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Am J Addict. 2007 Sep-Oct;16(5):343-51.

Comorbid psychiatric diagnoses and their association with cocaine-induced psychosis in cocaine-dependent subjects.

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  • 1Department of Psychiatry, Yale University School of Medicine and VA Connecticut Health Care System, West Haven, CT, USA.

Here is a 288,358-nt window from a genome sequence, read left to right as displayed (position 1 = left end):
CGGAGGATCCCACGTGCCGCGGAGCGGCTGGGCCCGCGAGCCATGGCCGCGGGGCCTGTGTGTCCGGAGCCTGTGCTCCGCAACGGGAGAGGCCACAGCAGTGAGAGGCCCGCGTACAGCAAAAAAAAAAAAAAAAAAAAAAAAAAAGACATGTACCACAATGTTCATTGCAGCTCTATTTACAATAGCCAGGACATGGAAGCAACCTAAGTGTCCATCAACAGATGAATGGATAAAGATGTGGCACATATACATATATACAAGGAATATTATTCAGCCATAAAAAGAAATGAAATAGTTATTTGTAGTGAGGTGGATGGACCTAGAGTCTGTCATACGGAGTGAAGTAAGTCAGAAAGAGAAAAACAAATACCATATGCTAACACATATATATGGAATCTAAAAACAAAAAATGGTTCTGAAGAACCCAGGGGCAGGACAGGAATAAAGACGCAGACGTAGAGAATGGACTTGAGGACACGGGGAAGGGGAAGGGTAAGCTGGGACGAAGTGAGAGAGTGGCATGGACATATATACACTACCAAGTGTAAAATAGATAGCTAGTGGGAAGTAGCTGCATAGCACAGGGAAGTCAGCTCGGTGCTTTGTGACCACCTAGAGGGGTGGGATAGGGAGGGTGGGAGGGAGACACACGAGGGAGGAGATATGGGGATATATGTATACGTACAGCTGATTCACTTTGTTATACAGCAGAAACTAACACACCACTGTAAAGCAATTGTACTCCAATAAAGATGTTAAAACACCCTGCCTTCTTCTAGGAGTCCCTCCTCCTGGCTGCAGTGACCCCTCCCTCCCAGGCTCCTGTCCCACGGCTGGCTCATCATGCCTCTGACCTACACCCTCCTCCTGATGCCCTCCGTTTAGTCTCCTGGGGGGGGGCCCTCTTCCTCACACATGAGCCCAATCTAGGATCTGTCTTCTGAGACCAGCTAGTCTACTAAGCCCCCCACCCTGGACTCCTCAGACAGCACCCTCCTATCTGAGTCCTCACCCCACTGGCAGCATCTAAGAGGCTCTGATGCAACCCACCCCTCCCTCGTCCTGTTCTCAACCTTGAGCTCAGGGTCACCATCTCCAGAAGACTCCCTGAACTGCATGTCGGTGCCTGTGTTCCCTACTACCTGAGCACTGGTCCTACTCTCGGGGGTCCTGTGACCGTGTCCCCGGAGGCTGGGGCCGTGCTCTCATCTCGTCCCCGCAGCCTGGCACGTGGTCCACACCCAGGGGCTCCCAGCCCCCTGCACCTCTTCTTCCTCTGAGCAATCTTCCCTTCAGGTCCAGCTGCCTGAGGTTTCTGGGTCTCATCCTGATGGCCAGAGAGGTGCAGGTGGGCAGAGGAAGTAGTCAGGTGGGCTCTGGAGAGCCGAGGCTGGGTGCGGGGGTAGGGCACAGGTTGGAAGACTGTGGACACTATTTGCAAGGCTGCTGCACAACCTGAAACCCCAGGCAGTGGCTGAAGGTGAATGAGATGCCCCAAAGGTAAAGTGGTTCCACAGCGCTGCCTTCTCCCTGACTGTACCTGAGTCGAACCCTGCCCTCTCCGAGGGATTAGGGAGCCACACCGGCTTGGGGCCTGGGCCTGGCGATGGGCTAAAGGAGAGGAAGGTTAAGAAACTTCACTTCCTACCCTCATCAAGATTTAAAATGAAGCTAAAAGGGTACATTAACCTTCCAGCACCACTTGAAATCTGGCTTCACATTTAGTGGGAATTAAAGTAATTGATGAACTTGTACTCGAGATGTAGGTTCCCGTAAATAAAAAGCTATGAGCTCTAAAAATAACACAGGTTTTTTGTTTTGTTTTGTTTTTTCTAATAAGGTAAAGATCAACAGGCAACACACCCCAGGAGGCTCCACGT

Comorbidity between drug abuse and mental illness is very common, but the association of such comorbidity with specific responses to drugs of abuse remains obscure. The current study examined the relationship between the presence of non-psychotic Axis I psychiatric diagnoses and the frequency and severity of cocaine-induced psychosis. We interviewed 243 unrelated cocaine-dependent adults [37% European American (EA), 52.3% African American (AA); 58.8% male] using the Semi-Structured Assessment for Drug Dependence and Alcoholism (SSADDA) to establish DSM-IV diagnoses, and two instruments for the identification of cocaine-induced paranoia, the Cocaine Experience Questionnaire (CEQ) and the Scale for Assessment of Positive Symptoms for Cocaine-Induced Psychosis (SAPS-CIP). Comorbid substance use and psychiatric disorders were common in this cocaine-dependent sample. Ninety percent of subjects met criteria for substance use disorders other than cocaine dependence; common non-substance-use disorders included antisocial personality disorder (ASPD), adult ASPD, major depression, and attention deficit-hyperactivity disorder (ADHD). Comorbid opioid dependence was more common in EA subjects than in AA participants. After correction for multiple comparisons, a lifetime diagnosis of ADHD was associated with the categorical presence of CIP (p = 0.007), as well as significantly more severe CIP symptoms. Comorbid substance use and psychiatric disorders are very common among individuals with cocaine dependence. Comorbid ADHD increases the odds of an individual endorsing CIP, suggesting some common basis for these phenomena.

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